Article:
• Post Reply
  • Bookmark Topic Watch Topic
  • New Topic

Top features JCP should include in the MIDP/CLDC

 
a sanjuan
Ranch Hand
Posts: 164
  • Mark post as helpful
  • send pies
  • Quote
  • Report post to moderator
there are complaints about the inherent limitations of MIDP when it comes to certain apps like games.
any opinions or RANTS here on what features should be considered for inclusion into the platform?
what steps need to be taken to make MIDP a success? what features need to be included in order to make life easier for us as developer?
[ July 29, 2002: Message edited by: a sanjuan ]
 
Mark Herschberg
Sheriff
Posts: 6037
  • Mark post as helpful
  • send pies
  • Quote
  • Report post to moderator
Yes, MIDP is missing a big sign saying "Not designed for game play." :-)
Seriously, MIDP isn't designed for games. Not now, anyway. MIDP was designed with 3 basic devices in mind (check the official spec for the formal list):
1) Smart Boxes
Things like routers that have a basic LED type interface and a few buttons, kinda like old VCRs, allowing for basic control through the buttons.
2) Pagers
Alphanumeric pagers, no frills attached.
3) Cell phones
Basic cells phones. Again, generally alphanumeric in nature.

MIDP doesn't even have real graphics capabilities. Why? No one felt they were necessary. Peopled wanted to write productivity apps for yesterdays phones, not prepare for advanced apps for tomorrow's phones.
PDAP has better graphics functionality. Most modern phones are closer to PDAP devices, anyway. Certainly most phones coming out in the next few years will have more memory and power then MIDP was intended for.
Perhaps if demand is really there, MIDP will incorporate this in the future, but I suspect what most people want are additional profiles to support game playing. MIDP fills a key niche and should be left there. Unfortunately, since PDAP and other profiles are taking so long, MIDP is all anyone has had access to.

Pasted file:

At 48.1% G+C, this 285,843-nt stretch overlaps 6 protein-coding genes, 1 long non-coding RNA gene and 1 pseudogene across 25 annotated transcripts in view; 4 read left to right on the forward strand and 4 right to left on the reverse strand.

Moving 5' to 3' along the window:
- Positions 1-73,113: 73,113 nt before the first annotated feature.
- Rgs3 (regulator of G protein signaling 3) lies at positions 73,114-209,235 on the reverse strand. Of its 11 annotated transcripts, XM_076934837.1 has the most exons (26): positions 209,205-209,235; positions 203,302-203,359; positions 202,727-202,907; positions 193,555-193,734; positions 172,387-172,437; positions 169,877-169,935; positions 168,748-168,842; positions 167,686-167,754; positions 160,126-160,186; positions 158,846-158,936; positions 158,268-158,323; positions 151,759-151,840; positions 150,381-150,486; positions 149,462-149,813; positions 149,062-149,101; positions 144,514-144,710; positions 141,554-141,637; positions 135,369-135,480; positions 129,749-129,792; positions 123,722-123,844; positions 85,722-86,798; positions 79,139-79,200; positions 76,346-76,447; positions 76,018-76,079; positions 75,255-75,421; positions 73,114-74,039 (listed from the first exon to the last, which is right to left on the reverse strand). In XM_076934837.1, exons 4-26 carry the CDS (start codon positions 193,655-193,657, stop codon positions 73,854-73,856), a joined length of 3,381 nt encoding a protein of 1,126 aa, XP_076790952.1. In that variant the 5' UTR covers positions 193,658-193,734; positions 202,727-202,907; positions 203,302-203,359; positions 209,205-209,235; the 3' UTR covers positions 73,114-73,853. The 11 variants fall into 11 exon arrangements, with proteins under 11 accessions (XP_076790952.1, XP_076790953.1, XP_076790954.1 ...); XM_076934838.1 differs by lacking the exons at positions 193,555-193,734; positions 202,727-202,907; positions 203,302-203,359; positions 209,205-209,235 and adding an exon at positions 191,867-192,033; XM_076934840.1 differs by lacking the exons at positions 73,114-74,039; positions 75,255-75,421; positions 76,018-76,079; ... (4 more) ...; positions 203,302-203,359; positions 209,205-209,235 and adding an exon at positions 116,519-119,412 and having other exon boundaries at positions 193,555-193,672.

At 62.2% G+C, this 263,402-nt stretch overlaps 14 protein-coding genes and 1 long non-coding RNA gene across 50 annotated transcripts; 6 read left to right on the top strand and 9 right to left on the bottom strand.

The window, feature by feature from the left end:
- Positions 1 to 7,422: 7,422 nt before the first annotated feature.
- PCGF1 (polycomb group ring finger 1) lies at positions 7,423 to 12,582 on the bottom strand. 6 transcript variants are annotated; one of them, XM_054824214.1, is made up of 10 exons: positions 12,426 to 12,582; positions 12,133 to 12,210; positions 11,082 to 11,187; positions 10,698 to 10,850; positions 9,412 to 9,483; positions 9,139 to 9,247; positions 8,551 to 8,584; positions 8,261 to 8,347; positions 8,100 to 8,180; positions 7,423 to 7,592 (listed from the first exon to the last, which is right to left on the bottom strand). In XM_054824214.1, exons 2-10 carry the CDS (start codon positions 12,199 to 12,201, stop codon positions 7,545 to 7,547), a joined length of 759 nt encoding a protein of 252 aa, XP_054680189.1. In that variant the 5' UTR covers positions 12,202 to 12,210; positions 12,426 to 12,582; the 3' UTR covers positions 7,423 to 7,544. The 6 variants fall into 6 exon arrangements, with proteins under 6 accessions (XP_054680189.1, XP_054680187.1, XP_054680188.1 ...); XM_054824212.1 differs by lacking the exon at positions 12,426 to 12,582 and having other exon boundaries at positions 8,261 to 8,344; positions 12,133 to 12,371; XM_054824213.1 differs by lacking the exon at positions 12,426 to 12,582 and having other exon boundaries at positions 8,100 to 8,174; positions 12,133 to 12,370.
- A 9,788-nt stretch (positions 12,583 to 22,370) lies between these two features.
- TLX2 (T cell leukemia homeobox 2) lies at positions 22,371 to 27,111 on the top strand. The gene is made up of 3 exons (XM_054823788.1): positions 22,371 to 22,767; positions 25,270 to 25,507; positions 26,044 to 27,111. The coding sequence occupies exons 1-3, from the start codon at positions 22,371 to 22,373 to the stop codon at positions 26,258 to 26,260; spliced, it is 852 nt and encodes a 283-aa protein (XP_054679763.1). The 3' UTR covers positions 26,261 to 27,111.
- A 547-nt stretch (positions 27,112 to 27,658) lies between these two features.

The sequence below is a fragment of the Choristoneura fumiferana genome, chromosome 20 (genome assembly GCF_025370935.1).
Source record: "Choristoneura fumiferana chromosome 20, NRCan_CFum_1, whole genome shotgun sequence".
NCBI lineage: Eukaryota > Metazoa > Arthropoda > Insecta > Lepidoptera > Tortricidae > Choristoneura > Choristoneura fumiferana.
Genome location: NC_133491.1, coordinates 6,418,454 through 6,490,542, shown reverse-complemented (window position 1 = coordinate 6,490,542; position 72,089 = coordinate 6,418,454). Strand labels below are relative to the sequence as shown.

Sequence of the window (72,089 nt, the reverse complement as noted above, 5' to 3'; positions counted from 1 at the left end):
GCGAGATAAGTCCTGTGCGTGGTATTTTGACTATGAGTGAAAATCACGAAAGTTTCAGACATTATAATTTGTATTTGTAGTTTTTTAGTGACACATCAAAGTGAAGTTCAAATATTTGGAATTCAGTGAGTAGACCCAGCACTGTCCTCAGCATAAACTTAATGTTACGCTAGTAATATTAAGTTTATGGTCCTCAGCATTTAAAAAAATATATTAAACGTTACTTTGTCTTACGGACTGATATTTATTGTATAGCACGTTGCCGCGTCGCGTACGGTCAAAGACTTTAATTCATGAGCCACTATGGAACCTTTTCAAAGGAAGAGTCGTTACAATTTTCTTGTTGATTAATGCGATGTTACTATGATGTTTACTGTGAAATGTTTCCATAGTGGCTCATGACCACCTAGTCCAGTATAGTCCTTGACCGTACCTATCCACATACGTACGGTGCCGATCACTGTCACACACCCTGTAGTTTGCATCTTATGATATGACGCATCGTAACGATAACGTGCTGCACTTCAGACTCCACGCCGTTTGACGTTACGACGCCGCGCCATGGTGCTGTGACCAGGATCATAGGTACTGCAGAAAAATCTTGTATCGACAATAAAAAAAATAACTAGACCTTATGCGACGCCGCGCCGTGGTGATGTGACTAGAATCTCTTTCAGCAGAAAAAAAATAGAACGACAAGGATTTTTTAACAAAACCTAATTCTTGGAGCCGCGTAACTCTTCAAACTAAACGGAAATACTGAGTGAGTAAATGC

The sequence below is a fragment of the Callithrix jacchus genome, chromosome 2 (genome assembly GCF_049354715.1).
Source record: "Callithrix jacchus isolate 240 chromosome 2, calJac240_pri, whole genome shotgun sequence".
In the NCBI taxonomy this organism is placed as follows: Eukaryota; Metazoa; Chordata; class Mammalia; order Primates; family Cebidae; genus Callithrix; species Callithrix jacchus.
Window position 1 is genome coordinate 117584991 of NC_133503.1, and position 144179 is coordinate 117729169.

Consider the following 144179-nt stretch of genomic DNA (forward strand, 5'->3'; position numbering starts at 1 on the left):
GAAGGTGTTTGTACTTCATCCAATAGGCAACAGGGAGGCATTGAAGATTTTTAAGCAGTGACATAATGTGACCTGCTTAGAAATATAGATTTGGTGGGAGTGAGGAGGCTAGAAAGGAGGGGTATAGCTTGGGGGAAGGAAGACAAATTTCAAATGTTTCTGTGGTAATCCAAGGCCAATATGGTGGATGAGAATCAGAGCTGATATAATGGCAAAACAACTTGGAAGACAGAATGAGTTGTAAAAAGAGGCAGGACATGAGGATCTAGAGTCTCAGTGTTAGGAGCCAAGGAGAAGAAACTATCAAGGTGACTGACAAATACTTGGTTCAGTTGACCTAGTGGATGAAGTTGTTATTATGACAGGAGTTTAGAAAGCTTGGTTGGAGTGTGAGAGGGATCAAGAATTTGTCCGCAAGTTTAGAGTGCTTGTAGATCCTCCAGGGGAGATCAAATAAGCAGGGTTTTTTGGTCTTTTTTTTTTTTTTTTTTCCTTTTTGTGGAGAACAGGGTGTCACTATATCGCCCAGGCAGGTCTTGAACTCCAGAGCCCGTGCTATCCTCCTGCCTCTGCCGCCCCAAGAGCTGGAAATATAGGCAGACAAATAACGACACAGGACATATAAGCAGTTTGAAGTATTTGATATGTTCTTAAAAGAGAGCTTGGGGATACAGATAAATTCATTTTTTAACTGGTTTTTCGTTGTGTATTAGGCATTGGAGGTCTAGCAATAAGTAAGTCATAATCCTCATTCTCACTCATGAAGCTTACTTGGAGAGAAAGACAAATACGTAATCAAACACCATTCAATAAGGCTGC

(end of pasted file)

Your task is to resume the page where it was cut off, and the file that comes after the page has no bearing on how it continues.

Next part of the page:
--Mark
 
Michael Yuan
author
Ranch Hand
Posts: 1427
  • Mark post as helpful
  • send pies
  • Quote
  • Report post to moderator
OK, here are my 2 cents:
1. I think MIDP 2.0 actually provide reasonable graphics support for games. No, I do not have a RI but from the example in JavaDoc they released, I think it is quite neat.
2. Even without MIDP, cell phone makers are already supporting gaming. A good book I found is Micro Java(TM) Game Development. Look at the examples in that book. They are quite amazing although most of them are non-US.
3. Although most games use graphics, wireless games can take other forms! quiz and text based games are getting popular.
So, I think games on MIDP platform does have a future.
 
a sanjuan
Ranch Hand
Posts: 164
  • Mark post as helpful
  • send pies
  • Quote
  • Report post to moderator
my 2 cents:
the problem, i think, stems from the confusion among many people regarding j2me. a lot of people equate j2me=midp, so when they are talking (and complaining) about "j2me", they are in fact simply referring to "midp/cldc".
i think in some ways this might hurt j2me (as a whole) in the long run, because midp was optimized for very resource constrained environments like basic cellphones and pagers, but (because it is the one complete profile out and the vendors are desperate to get things moving), it is being shoe horned into everything from pagers, to high end smartphones, to PDAs.
when it does not perform to satisfaction, or when the API is simply not capable of doing some things (simply because it was not designed to do those things), people blame "J2me" as being lacking, and may get frustrated enough that they quit altogether and move on to another platform. thus, they miss out altogether on the new profiles (CDC and CLDC) that later come out and which would have solved their problems better.